Journall Poll: Martinez keeps wide lead over King

Copyright © 2014 Albuquerque Journal

Republican Gov. Susana Martinez has maintained a significant lead over Democratic challenger Gary King with just over a week to go before Election Day, a new Journal Poll found.

Fifty-three percent of likely voters said they would vote, or already had voted, for Martinez, who is seeking a second term. Thirty-eight percent said they would back the two-term attorney general in the New Mexico race for governor. Nine percent of voters were undecided. Absentee voting for the Nov. 4 election began Oct. 7.

Martinez’s 15 percentage point advantage in the final Journal Poll on the contest indicated that, for King to pull out a victory, he would have to win all of the undecided voters while also persuading a share of Martinez’s supporters to abandon her, said Journal pollster Brian Sanderoff, president of Research & Polling Inc.a01_jd_26oct_Poll_Gov

“As we move closer to the election, we find that the governor continues to maintain a very comfortable lead in the race,” Sanderoff said. “We’re less than two weeks out from the election and Gary King is still below 40 percent, despite the Democratic Party’s 47 percent share of statewide voter registration.”


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A Journal Poll taken in mid-September found Martinez leading King 54 percent to 36 percent, with 10 percent undecided.

Sanderoff said the governor’s race has been heavily defined by hard-hitting ads from Martinez while King has struggled to raise money and respond effectively.

“The Republican strategy was clearly to pound Gary King from the very first day so that he doesn’t build up momentum, so that the major Democratic Party and union contributors in Washington, DC, and elsewhere would not invest in the race, if they could keep the race perceived as non competitive,” Sanderoff said.

The Democratic Governors Association, which was active in the New Mexico governor’s race four years ago, wrote off the Martinez-King race early on as not a likely win for Democrats.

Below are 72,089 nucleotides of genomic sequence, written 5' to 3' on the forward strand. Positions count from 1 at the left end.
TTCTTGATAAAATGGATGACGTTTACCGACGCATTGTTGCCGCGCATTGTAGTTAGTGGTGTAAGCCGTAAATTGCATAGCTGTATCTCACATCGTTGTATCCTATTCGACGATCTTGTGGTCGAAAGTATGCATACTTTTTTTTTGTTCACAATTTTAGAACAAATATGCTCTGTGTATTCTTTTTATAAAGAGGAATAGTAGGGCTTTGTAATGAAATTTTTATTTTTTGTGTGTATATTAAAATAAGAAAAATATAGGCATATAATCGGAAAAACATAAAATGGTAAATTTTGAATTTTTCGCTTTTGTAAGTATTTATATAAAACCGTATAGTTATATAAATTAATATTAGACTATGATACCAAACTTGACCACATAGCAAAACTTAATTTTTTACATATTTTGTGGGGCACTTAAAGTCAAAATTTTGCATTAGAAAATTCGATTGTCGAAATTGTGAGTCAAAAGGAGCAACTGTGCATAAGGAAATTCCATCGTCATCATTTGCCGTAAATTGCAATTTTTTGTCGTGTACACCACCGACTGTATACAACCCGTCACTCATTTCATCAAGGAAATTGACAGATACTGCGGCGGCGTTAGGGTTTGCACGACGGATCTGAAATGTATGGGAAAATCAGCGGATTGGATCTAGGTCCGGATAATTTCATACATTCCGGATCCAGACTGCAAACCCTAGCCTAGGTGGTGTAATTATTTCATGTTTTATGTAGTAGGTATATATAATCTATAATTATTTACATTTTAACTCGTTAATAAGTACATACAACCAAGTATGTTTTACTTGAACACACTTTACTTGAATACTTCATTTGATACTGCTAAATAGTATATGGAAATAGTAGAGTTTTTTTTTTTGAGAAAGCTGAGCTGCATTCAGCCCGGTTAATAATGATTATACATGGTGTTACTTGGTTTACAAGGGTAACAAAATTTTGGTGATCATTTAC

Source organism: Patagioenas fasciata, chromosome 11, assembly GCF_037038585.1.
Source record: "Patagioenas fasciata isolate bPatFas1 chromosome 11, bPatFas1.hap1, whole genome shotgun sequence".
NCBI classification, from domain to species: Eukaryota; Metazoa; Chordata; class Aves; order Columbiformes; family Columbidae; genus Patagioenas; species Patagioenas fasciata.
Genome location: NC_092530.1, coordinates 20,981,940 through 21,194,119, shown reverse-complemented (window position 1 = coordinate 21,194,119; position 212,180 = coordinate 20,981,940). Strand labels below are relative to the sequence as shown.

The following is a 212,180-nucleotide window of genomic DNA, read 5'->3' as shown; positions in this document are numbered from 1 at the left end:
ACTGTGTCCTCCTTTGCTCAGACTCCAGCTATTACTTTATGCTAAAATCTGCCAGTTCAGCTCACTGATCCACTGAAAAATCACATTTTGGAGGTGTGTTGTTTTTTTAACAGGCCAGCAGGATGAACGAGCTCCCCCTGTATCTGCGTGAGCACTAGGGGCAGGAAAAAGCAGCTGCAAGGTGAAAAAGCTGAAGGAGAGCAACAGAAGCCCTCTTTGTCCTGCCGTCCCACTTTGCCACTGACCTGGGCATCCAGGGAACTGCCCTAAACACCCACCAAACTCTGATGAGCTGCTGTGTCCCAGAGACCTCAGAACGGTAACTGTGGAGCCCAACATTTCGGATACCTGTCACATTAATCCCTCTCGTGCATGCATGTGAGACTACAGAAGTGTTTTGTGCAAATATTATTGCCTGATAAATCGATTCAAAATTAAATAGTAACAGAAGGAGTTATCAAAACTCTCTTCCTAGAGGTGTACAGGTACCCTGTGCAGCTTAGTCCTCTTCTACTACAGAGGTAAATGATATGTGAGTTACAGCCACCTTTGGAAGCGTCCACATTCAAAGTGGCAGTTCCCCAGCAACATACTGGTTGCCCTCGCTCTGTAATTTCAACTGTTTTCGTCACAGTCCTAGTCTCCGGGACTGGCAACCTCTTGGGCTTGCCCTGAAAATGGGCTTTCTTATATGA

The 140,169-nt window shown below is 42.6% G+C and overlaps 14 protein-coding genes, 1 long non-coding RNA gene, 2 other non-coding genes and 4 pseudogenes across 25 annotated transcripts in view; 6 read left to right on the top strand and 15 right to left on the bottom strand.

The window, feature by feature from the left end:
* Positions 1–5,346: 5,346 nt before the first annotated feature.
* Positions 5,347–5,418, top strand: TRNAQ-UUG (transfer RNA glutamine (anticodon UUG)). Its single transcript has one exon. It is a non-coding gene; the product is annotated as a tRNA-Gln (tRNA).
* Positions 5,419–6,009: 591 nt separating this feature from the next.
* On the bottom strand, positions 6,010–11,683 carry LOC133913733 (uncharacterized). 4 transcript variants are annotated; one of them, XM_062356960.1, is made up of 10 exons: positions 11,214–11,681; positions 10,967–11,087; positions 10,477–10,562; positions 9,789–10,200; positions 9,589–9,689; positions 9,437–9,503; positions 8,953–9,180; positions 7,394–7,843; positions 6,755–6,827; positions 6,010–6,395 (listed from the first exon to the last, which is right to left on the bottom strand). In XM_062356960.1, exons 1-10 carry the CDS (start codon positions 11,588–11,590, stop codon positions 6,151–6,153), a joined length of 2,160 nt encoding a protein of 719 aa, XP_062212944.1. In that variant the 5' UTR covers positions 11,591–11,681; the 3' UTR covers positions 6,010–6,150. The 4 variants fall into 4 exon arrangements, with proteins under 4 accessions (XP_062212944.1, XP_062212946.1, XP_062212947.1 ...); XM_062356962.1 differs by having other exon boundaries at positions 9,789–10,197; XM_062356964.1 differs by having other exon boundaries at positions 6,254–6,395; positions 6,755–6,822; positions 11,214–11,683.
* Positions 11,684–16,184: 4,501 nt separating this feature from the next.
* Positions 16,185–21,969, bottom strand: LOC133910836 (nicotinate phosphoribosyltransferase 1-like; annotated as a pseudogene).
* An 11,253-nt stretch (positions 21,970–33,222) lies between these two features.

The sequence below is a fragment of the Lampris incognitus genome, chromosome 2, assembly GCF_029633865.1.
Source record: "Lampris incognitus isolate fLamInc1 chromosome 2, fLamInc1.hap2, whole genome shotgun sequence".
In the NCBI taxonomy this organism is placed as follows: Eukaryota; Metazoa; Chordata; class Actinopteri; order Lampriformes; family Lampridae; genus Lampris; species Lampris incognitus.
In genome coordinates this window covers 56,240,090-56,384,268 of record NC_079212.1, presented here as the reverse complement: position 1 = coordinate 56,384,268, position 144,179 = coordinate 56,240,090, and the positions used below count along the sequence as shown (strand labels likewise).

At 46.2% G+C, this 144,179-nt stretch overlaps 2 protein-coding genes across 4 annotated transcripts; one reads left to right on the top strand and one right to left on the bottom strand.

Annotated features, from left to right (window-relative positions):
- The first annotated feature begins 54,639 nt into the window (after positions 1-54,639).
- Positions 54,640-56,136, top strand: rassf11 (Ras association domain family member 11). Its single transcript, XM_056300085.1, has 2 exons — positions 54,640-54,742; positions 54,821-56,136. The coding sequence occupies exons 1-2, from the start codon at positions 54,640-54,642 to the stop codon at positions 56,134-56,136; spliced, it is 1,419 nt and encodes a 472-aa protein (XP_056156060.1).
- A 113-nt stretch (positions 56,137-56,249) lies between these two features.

Attracting Democrats

In the latest survey, Martinez continued to demonstrate strength as a Republican – winning support from large numbers of Democratic voters.

Republicans are outnumbered by Democrats in New Mexico voter registration 47 percent to 31 percent, while independents, or voters who decline to state (DTS) a party affiliation, represent 19 percent.


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Among Democrats, more than one in four – 28 percent – said they supported the Republican governor over King. Sixty-three percent of Democrats said they supported King.

“That is the winning curve for Republicans,” Sanderoff said of Martinez’s Democratic support.

“Only 31 percent of New Mexico’s registered voters are Republican, and so simple math tells you the only way they can win elections in New Mexico is by picking up a significant proportion of Democratic support,” Sanderoff said. “She is doing that.”

Martinez’s support among Democrats in the latest poll was about the same as her Democratic backing in the earlier Journal survey, in which 27 percent of Democrats favored her. Meanwhile, King gained 4 percentage points over his 59 percent support among Democrats in the last Journal Poll.